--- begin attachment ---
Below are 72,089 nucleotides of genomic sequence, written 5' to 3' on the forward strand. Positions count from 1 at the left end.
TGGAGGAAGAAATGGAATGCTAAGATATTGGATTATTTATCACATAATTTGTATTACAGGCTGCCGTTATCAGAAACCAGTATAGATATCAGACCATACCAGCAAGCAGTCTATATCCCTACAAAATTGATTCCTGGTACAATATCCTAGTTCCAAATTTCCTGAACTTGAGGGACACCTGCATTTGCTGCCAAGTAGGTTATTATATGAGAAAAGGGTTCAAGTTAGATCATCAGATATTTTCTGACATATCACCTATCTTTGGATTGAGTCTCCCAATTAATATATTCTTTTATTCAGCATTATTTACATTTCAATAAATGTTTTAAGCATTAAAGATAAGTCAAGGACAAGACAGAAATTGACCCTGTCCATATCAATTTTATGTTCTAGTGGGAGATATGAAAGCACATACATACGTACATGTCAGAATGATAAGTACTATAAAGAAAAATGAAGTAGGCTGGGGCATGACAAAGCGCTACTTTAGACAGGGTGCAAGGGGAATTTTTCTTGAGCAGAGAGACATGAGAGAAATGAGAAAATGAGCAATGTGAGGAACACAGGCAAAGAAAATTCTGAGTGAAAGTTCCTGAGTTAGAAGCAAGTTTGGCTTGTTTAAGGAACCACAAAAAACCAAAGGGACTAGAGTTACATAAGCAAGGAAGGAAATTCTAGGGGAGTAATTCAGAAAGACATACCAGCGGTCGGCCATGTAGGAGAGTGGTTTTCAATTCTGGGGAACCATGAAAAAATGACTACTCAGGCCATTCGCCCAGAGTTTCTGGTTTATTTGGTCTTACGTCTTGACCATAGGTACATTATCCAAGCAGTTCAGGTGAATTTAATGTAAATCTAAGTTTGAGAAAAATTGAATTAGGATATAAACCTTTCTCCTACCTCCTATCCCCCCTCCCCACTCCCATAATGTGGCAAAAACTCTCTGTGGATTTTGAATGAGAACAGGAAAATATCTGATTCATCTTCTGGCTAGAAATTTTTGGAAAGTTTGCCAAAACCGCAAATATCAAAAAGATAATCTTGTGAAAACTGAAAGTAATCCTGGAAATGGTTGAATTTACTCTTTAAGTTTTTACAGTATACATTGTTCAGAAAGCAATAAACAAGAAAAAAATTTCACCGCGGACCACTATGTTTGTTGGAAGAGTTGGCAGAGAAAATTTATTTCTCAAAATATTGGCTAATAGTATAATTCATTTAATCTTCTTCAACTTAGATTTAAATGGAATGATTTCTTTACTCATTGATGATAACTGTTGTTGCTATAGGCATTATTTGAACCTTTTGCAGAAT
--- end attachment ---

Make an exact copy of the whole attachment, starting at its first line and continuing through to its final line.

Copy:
Below are 72,089 nucleotides of genomic sequence, written 5' to 3' on the forward strand. Positions count from 1 at the left end.
TGGAGGAAGAAATGGAATGCTAAGATATTGGATTATTTATCACATAATTTGTATTACAGGCTGCCGTTATCAGAAACCAGTATAGATATCAGACCATACCAGCAAGCAGTCTATATCCCTACAAAATTGATTCCTGGTACAATATCCTAGTTCCAAATTTCCTGAACTTGAGGGACACCTGCATTTGCTGCCAAGTAGGTTATTATATGAGAAAAGGGTTCAAGTTAGATCATCAGATATTTTCTGACATATCACCTATCTTTGGATTGAGTCTCCCAATTAATATATTCTTTTATTCAGCATTATTTACATTTCAATAAATGTTTTAAGCATTAAAGATAAGTCAAGGACAAGACAGAAATTGACCCTGTCCATATCAATTTTATGTTCTAGTGGGAGATATGAAAGCACATACATACGTACATGTCAGAATGATAAGTACTATAAAGAAAAATGAAGTAGGCTGGGGCATGACAAAGCGCTACTTTAGACAGGGTGCAAGGGGAATTTTTCTTGAGCAGAGAGACATGAGAGAAATGAGAAAATGAGCAATGTGAGGAACACAGGCAAAGAAAATTCTGAGTGAAAGTTCCTGAGTTAGAAGCAAGTTTGGCTTGTTTAAGGAACCACAAAAAACCAAAGGGACTAGAGTTACATAAGCAAGGAAGGAAATTCTAGGGGAGTAATTCAGAAAGACATACCAGCGGTCGGCCATGTAGGAGAGTGGTTTTCAATTCTGGGGAACCATGAAAAAATGACTACTCAGGCCATTCGCCCAGAGTTTCTGGTTTATTTGGTCTTACGTCTTGACCATAGGTACATTATCCAAGCAGTTCAGGTGAATTTAATGTAAATCTAAGTTTGAGAAAAATTGAATTAGGATATAAACCTTTCTCCTACCTCCTATCCCCCCTCCCCACTCCCATAATGTGGCAAAAACTCTCTGTGGATTTTGAATGAGAACAGGAAAATATCTGATTCATCTTCTGGCTAGAAATTTTTGGAAAGTTTGCCAAAACCGCAAATATCAAAAAGATAATCTTGTGAAAACTGAAAGTAATCCTGGAAATGGTTGAATTTACTCTTTAAGTTTTTACAGTATACATTGTTCAGAAAGCAATAAACAAGAAAAAAATTTCACCGCGGACCACTATGTTTGTTGGAAGAGTTGGCAGAGAAAATTTATTTCTCAAAATATTGGCTAATAGTATAATTCATTTAATCTTCTTCAACTTAGATTTAAATGGAATGATTTCTTTACTCATTGATGATAACTGTTGTTGCTATAGGCATTATTTGAACCTTTTGCAGAAT